Owing to more than a decade of fluctuations, bigger firms may have hedged against price changes. Ryanair, for example, fixes most of its huge aviation fuel contracts well in advance. On this occasion, it has lost out, as nobody expected the decline in the oil price to be so huge. That said, the carrier's very strong profit performance in the first half of the year, which was announced last week, show it was far from detrimental.
As a result, there are probably fewer expletives issuing from behind Michael O'Leary's desk than would otherwise have been the case.
Lower commodity prices should translate into lower prices for a range of consumer goods, giving Irish consumers less to grumble about too. Recent developments have been similar to a tax cut, allowing people to spend more money on home-produced goods and services, thus boosting domestic demand.
One obvious case is to be seen when you fill your tank. The price of petrol is down 15pc and diesel down 20pc compared to this time last year (although thanks to the taxman's taking of 68pc of the pump price, the impact of the halving of crude oil prices over the same period has been much reduced).
But falling commodity prices have not been without downside for Ireland. Earlier this year, while giving a presentation on Irish and global economic prospects to an audience of farmers, I was struck by their interest in China - it was by a distance the issue we discussed most in the question and answer session.
The reason for the interest is the sector's investment in new dairy capacity to service that enormous market. The slowdown in China over the past year or so, and the fears that its economy could crash, keep some farmers awake at night.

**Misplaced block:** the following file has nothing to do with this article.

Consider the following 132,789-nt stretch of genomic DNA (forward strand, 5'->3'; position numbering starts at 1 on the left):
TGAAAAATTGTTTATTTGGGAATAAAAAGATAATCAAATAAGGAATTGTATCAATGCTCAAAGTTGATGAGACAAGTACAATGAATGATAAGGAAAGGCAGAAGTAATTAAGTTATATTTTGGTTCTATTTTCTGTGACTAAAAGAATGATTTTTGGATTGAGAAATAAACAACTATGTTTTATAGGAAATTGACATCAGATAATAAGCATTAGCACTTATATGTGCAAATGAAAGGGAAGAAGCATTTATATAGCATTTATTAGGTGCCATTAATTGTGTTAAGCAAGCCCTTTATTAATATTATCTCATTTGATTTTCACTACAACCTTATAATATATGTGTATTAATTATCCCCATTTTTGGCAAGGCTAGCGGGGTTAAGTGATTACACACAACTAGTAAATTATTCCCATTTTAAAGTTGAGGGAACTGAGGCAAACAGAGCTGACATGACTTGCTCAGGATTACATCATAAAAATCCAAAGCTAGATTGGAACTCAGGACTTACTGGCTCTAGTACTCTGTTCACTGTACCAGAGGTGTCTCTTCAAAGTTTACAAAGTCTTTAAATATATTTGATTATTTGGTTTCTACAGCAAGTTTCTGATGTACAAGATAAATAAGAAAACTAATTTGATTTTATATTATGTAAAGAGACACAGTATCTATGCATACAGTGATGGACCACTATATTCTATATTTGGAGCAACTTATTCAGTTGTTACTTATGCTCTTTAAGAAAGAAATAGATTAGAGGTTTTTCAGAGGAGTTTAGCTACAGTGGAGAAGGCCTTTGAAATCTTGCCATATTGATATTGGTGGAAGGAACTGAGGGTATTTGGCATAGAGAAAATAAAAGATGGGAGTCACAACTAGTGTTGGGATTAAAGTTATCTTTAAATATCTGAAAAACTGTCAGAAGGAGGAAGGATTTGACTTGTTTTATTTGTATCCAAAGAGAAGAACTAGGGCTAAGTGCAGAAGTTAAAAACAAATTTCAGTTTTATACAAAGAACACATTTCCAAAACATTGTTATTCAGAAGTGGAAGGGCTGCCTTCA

For others it is worse. Writing in Tuesday's 'Farming' supplement in the Irish Independent, Dr Dan Ryan noted that some farmers were descending into clinical depression such is the confluence of negative factors they face.
It is not hard to see why. Global dairy prices have halved in the past year, thanks to weaker demand from China and Russia (the latter owing to Ukraine-related sanctions) allied with increased supply - including in the EU, where milk quotas were abolished earlier this year.
A recent report by the OECD and the UN noted that a central determinate in future dairy prices will be whether the China opts a more self-sufficient dairy industry or remains dependent on imports. Irish farmers will be keeping a nervous eye on Beijing for some time to come.
As the second graph shows, the fall in food prices was not quite as severe as other commodities, but it will impact on farmers nonetheless. For example, meat prices reached record levels in 2014, largely driven by the price of beef. Following other commodities, prices have also declined in the past year.
As with any area of economic forecasting, predicting where commodity prices will be in the future is nigh-on impossible. The recent fall in oil prices caught many by surprise, and the same could be said for the much increased volatility in almost all commodity prices since early in the last decade.
In a globalised world with more sources of supply and demand, and with the joker in the pack of increased financialisation of commodities, there is little reason to think that a period of more stable prices is at hand.
Sunday Indo Business